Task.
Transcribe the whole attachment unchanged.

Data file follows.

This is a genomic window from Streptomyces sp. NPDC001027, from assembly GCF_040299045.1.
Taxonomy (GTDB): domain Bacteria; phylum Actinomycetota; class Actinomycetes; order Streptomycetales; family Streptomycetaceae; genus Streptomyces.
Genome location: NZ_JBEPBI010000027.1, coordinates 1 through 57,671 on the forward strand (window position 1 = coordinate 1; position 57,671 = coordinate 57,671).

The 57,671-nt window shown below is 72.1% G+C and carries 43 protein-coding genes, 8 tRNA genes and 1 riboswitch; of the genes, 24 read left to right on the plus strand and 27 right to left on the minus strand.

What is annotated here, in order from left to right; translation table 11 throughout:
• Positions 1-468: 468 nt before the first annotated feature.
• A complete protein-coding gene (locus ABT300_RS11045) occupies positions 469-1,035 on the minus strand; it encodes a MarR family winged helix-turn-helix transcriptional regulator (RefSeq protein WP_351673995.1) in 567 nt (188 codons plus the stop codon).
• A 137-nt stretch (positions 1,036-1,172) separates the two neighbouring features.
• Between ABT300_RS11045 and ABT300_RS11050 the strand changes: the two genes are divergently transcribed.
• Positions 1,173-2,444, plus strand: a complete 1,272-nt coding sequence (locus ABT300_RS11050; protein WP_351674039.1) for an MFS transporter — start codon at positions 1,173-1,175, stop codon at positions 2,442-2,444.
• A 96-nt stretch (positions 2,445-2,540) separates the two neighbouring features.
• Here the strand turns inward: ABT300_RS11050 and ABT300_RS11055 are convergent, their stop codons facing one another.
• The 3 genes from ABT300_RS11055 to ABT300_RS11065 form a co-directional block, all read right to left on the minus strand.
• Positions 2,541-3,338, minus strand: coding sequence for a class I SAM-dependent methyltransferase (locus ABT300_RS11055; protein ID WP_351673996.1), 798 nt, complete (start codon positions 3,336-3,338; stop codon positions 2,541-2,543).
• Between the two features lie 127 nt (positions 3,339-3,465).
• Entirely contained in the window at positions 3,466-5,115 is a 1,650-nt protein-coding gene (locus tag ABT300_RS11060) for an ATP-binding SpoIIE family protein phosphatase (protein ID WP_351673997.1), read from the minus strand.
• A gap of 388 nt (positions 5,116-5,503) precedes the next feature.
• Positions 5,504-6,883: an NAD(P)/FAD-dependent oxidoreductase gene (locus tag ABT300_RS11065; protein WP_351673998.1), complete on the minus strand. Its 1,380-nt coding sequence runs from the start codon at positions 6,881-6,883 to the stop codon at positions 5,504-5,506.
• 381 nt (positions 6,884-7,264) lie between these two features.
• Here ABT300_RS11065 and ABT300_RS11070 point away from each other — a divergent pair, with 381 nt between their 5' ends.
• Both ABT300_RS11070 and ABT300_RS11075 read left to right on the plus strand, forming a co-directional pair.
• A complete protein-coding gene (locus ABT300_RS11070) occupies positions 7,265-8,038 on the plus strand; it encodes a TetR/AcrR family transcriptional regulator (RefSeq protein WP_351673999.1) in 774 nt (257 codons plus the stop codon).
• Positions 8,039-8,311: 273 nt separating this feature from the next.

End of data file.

This is a genomic window from Streptomyces sp. NPDC001027, from assembly GCF_040299045.1.
Taxonomy (GTDB): domain Bacteria; phylum Actinomycetota; class Actinomycetes; order Streptomycetales; family Streptomycetaceae; genus Streptomyces.
Genome location: NZ_JBEPBI010000027.1, coordinates 1 through 57,671 on the forward strand (window position 1 = coordinate 1; position 57,671 = coordinate 57,671).

The 57,671-nt window shown below is 72.1% G+C and carries 43 protein-coding genes, 8 tRNA genes and 1 riboswitch; of the genes, 24 read left to right on the plus strand and 27 right to left on the minus strand.

What is annotated here, in order from left to right; translation table 11 throughout:
• Positions 1-468: 468 nt before the first annotated feature.
• A complete protein-coding gene (locus ABT300_RS11045) occupies positions 469-1,035 on the minus strand; it encodes a MarR family winged helix-turn-helix transcriptional regulator (RefSeq protein WP_351673995.1) in 567 nt (188 codons plus the stop codon).
• A 137-nt stretch (positions 1,036-1,172) separates the two neighbouring features.
• Between ABT300_RS11045 and ABT300_RS11050 the strand changes: the two genes are divergently transcribed.
• Positions 1,173-2,444, plus strand: a complete 1,272-nt coding sequence (locus ABT300_RS11050; protein WP_351674039.1) for an MFS transporter — start codon at positions 1,173-1,175, stop codon at positions 2,442-2,444.
• A 96-nt stretch (positions 2,445-2,540) separates the two neighbouring features.
• Here the strand turns inward: ABT300_RS11050 and ABT300_RS11055 are convergent, their stop codons facing one another.
• The 3 genes from ABT300_RS11055 to ABT300_RS11065 form a co-directional block, all read right to left on the minus strand.
• Positions 2,541-3,338, minus strand: coding sequence for a class I SAM-dependent methyltransferase (locus ABT300_RS11055; protein ID WP_351673996.1), 798 nt, complete (start codon positions 3,336-3,338; stop codon positions 2,541-2,543).
• Between the two features lie 127 nt (positions 3,339-3,465).
• Entirely contained in the window at positions 3,466-5,115 is a 1,650-nt protein-coding gene (locus tag ABT300_RS11060) for an ATP-binding SpoIIE family protein phosphatase (protein ID WP_351673997.1), read from the minus strand.
• A gap of 388 nt (positions 5,116-5,503) precedes the next feature.
• Positions 5,504-6,883: an NAD(P)/FAD-dependent oxidoreductase gene (locus tag ABT300_RS11065; protein WP_351673998.1), complete on the minus strand. Its 1,380-nt coding sequence runs from the start codon at positions 6,881-6,883 to the stop codon at positions 5,504-5,506.
• 381 nt (positions 6,884-7,264) lie between these two features.
• Here ABT300_RS11065 and ABT300_RS11070 point away from each other — a divergent pair, with 381 nt between their 5' ends.
• Both ABT300_RS11070 and ABT300_RS11075 read left to right on the plus strand, forming a co-directional pair.
• A complete protein-coding gene (locus ABT300_RS11070) occupies positions 7,265-8,038 on the plus strand; it encodes a TetR/AcrR family transcriptional regulator (RefSeq protein WP_351673999.1) in 774 nt (257 codons plus the stop codon).
• Positions 8,039-8,311: 273 nt separating this feature from the next.